The New Age Movement



God’s intent was that now, through the church, the manifold wisdom of God should be made known to the rulers and authorities in the heavenly realms, according to His eternal purpose which He accomplished in Christ Jesus our Lord.” –Ephesians 3: 10-11


I (Paul) have become the servant of the church by the commission God gave me to present to you the word of God in its fullness—the mystery that has been kept hidden for ages and generations, but is now disclosed to the saints. To them God has chosen to make known among the Gentiles the glorious riches of this mystery, which is Christ in you, the hope of glory.”-Colossians 1: 25-27



Recently the New Age movement with its alternative healing methods has become increasingly popular. Participants in the “drug culture” of the 1960’s and 70’s promoted doctrines and practices from Eastern religions, especially Hinduism. The drive toward spiritualism and away from materialism sent the “hippie generation” pursuing altered states of awareness through drugs and meditation. Finding “Christ consciousness” within, repeating mantras to gain “enlightenment”, becoming “one with all that is”, and praying to the “earth mother of us all” are just a few of many beliefs adapted from Asian philosophies as well as Native American folklore and traditions. Today all over the web it is clear that the field of New Age healing is prevalent, confusingly diverse, and highly profitable.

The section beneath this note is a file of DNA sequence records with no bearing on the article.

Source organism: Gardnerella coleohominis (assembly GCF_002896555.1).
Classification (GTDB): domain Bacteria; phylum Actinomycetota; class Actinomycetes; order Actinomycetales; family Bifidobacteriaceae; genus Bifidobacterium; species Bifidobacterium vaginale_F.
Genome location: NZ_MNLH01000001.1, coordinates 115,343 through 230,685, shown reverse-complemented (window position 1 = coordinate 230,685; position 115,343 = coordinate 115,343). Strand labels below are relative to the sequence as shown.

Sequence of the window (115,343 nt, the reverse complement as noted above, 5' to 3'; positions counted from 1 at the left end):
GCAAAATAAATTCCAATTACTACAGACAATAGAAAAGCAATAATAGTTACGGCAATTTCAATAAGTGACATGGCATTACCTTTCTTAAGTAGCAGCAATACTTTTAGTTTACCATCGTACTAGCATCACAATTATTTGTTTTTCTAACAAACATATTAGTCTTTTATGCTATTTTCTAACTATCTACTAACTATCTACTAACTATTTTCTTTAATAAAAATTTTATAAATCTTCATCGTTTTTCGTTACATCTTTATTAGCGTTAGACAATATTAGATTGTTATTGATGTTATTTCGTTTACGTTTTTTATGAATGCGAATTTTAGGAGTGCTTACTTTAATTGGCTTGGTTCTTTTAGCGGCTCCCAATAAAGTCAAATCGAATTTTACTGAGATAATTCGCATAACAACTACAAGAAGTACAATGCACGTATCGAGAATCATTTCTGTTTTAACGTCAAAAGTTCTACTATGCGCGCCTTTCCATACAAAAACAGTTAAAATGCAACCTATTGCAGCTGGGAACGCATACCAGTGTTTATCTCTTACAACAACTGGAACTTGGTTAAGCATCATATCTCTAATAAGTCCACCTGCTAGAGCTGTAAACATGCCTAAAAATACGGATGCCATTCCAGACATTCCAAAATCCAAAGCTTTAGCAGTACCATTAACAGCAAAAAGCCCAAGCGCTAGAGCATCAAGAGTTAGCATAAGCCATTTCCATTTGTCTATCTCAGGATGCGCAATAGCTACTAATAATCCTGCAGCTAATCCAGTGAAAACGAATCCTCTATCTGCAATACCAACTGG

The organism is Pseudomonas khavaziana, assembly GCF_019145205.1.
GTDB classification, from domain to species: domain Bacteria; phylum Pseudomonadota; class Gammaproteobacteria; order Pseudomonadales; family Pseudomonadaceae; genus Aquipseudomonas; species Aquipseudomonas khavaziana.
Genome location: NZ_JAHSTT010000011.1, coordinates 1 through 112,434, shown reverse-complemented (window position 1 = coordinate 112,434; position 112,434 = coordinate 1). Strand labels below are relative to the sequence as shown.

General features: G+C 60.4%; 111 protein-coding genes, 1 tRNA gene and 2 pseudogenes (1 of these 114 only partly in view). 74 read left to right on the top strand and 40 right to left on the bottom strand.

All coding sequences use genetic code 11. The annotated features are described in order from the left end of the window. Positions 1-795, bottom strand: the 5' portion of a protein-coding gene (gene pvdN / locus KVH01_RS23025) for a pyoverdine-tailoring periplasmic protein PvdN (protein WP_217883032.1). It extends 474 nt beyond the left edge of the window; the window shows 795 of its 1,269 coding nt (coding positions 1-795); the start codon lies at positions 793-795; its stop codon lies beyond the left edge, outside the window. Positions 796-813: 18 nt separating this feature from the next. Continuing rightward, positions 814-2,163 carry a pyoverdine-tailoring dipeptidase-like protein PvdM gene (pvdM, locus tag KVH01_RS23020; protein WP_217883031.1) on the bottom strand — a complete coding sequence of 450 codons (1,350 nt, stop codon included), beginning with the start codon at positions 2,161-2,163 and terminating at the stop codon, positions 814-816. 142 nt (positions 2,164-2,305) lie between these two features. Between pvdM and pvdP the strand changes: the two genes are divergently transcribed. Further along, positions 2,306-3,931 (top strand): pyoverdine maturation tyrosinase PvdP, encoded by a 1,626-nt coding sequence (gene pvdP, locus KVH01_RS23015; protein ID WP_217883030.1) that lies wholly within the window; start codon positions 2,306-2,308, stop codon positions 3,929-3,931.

How is one to sort out the real from the counterfeit? First, we must understand the attraction of humanism, a powerful influence in American society for more than a hundred years. Humanists believe that man’s enlightenment is the end of all striving, and intellectual understanding is the key to power. Late in the 19th Century, the humanist philosopher William James translated his ideas into an educational vision that greatly influenced the course of government schooling from then on. Since this worldview sees man’s potential as continuously increasing, humanism is congruent with evolutionary theory.